Cowell breaks silence over One Direction squirrel attack

Cowell breaks silence over One Direction squirrel attack

Cowell breaks silence over One Direction squirrel attack

First published in Wandsworth

The Battersea Park squirrel responsible for hospitalising One Direction star Niall Horan last week has found an unlikely ally - in Simon Cowell.

The Irish warbler has been limping around on crutches since he tore his knee ligaments as he tried to escape the 1kg terror.

The 19-year-old required surgery after the incident but had recovered sufficiently to appear on last Sunday night's X Factor, the show which catapulted the quintet to stardom two years ago.

During a radio interview, millionaire Horan described the terror-inducing rodent as "dangerous", a description rubbished by Mr Cowell... not the luxury yacht-loving media mogul, but the founder of Wildlife Aid Foundation.

Wildlife expert Mr Cowell MBE, said: "Squirrels are naturally alert and timid creatures. They are not used to humans.

"I suspect this squirrel had been captured because a completely wild one would not approach humans.

"However it is an offence to release a squirrel back into the wild once captured unless you have a special licence.

"They have been known to turn aggressive even after they have been bottle-fed as they don't like to be held."

Speaking of his torment on Capital FM Horan said: "A squirrel attacked me. I got attacked by a squirrel in Battersea Park. They're dangerous. It's rare.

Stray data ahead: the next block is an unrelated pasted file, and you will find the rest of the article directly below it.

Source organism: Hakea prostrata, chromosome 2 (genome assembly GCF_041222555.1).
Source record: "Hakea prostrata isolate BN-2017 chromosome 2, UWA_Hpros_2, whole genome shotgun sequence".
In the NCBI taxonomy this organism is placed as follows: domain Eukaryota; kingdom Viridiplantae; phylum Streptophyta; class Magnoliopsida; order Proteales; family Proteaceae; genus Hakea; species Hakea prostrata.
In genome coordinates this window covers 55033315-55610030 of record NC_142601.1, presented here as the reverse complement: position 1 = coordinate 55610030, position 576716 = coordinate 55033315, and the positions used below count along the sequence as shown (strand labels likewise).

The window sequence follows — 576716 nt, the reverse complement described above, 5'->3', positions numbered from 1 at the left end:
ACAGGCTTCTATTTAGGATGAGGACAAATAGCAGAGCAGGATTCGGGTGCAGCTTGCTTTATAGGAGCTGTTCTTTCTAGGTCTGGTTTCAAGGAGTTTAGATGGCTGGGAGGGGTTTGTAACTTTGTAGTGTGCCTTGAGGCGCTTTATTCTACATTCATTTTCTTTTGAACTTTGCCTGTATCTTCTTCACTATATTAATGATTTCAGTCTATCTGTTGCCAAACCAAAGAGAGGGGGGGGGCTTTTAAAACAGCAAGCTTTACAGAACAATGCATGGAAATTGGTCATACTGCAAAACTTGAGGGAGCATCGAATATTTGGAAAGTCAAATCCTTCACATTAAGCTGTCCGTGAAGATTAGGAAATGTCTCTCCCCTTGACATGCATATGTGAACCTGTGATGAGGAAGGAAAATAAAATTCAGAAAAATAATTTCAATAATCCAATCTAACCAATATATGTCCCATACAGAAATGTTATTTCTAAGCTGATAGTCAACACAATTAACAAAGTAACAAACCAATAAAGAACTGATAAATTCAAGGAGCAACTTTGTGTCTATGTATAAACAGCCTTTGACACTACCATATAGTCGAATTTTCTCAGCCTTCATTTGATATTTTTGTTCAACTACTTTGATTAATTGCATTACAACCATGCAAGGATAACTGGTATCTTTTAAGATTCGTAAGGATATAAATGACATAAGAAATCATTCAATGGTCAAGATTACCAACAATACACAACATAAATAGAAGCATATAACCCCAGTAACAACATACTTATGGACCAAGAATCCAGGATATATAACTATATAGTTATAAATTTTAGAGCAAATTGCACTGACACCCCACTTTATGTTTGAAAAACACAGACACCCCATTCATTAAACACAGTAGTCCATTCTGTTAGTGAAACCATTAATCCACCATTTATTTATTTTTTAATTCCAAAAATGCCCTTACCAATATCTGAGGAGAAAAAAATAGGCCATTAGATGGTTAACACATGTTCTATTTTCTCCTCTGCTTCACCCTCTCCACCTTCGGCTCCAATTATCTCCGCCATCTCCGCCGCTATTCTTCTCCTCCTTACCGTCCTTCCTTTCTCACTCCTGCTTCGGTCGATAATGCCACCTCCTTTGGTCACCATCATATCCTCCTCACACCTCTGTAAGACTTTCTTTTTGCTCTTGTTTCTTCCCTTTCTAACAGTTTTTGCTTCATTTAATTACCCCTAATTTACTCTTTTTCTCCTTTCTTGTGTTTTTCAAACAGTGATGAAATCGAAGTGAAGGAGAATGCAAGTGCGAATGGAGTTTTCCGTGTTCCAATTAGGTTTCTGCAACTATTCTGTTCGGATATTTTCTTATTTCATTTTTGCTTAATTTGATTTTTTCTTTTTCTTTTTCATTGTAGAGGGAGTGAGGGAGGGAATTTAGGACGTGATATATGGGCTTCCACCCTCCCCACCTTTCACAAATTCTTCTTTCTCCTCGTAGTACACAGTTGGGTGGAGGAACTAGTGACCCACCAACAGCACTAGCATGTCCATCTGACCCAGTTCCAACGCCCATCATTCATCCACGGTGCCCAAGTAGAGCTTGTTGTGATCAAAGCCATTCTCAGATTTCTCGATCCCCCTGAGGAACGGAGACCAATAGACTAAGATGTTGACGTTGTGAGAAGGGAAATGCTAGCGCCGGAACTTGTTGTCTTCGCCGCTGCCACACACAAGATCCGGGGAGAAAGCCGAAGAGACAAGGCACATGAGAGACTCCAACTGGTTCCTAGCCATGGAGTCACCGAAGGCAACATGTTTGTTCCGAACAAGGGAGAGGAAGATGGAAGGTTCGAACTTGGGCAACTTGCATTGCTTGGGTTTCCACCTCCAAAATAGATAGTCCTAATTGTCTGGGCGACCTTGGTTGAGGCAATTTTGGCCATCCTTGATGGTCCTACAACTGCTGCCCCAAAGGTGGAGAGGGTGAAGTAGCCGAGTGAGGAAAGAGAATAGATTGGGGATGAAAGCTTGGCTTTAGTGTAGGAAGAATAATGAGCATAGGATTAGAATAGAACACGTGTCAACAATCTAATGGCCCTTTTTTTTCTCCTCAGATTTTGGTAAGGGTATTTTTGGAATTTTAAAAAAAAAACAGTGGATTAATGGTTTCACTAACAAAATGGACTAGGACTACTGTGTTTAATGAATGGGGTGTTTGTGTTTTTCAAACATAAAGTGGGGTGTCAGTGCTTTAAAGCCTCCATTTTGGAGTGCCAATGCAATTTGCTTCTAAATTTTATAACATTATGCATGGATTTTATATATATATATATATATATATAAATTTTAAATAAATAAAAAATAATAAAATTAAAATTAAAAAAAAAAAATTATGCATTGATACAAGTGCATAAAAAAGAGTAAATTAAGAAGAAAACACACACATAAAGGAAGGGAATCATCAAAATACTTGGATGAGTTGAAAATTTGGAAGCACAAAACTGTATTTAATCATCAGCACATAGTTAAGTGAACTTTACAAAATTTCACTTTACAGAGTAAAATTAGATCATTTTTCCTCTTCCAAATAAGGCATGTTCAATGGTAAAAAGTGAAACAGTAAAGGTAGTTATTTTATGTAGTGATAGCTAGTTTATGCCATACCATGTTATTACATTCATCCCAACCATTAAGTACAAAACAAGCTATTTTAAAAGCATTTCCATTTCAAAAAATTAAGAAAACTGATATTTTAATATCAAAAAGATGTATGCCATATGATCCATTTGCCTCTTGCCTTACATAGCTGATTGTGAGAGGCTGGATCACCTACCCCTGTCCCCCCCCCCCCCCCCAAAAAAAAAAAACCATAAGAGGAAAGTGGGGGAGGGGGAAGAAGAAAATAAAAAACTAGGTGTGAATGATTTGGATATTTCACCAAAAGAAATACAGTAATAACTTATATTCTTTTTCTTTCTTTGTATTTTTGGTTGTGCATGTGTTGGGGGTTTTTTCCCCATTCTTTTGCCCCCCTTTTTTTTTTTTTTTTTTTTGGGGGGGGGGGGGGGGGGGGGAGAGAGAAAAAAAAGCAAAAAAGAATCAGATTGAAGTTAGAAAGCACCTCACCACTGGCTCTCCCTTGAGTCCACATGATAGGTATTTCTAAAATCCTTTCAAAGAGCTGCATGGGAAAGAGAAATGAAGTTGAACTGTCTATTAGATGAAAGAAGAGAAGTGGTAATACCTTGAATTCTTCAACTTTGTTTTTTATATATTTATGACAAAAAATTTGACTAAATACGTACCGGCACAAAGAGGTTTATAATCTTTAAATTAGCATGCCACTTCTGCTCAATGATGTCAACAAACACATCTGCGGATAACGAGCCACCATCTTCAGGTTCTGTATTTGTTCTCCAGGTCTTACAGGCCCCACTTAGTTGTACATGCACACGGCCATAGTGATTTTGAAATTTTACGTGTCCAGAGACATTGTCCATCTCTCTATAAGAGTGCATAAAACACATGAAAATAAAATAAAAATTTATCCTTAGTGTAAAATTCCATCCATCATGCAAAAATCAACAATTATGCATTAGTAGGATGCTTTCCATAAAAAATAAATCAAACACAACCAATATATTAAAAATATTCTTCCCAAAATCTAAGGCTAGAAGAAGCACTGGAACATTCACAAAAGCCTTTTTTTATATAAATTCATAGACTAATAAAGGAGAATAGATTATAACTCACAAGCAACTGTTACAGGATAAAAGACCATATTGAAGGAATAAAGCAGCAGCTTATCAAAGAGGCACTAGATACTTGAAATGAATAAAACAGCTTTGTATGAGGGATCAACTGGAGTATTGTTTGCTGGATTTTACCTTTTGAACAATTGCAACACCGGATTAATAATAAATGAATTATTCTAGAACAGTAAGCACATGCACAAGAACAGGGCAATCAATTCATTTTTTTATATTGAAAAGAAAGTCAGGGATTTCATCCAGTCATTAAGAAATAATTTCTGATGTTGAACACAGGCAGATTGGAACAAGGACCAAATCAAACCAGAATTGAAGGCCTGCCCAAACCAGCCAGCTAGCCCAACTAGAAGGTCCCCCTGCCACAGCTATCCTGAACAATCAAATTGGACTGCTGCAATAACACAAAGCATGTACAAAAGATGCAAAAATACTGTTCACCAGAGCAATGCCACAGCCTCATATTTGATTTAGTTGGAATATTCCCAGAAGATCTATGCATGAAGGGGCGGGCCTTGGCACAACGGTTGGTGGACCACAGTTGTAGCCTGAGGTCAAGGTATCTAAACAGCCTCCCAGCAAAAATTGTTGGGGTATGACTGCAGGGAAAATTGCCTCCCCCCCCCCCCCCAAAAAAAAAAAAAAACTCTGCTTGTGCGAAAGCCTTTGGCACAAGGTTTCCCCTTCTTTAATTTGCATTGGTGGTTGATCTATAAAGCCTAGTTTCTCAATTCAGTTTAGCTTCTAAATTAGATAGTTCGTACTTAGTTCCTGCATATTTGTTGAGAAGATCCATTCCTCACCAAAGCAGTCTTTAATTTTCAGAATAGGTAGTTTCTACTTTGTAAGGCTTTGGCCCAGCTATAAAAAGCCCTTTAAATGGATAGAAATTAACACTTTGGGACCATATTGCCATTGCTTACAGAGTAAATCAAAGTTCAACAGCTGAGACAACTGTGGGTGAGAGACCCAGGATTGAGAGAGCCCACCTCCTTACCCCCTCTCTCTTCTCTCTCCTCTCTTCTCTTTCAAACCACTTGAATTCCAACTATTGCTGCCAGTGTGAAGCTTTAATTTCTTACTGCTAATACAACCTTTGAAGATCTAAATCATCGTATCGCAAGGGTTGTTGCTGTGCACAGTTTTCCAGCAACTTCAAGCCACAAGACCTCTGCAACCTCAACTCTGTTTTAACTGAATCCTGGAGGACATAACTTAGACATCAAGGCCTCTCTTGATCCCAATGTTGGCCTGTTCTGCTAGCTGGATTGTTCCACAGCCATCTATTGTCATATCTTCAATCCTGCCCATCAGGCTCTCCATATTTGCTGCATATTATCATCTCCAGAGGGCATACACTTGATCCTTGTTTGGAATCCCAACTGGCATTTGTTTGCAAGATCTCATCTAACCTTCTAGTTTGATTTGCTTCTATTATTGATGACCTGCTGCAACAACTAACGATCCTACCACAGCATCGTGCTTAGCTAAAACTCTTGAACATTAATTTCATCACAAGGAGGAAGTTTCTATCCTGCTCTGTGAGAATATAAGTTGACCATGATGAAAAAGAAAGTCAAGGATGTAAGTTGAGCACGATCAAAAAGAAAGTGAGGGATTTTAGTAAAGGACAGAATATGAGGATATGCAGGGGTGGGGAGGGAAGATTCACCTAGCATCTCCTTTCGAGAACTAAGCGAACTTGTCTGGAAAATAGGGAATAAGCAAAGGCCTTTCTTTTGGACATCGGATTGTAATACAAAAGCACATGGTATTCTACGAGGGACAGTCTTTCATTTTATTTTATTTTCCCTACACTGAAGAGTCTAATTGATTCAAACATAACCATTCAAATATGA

"I've torn most of the ligaments in my knee. So no football for me, it's early retirement now. I've got a floating knee-cap."

The boy band's army of female teenage fans will have been shocked to learn that their hero was roughed-up by such a small and timid opponent, and comes in stark contrast to the actions of Black Sabbath singer Ozzy Osbourne who famously bit the head off a bat on stage in the 1970s.

In other squirrel news...

Battersea Park Children's Zoo have decided to improve the living conditions of their four-legged nutlovers.

The zoo have joined forces with a nearby estate agents who have invested £1,000 to refurbish the pens used by Prevost’s squirrels, also known as the Oriental or Beautiful squirrel.

In 2004, in the German town of Passau, a squirrel went on an alleged violent rampage when it attacked three people, including a young mum and a builder, before it was eventually beaten to death by a pensioner armed with a crutch.

Packs of black squirrels, found mainly in Russia and Eastern Europe, have been known to attack and kill large dogs.

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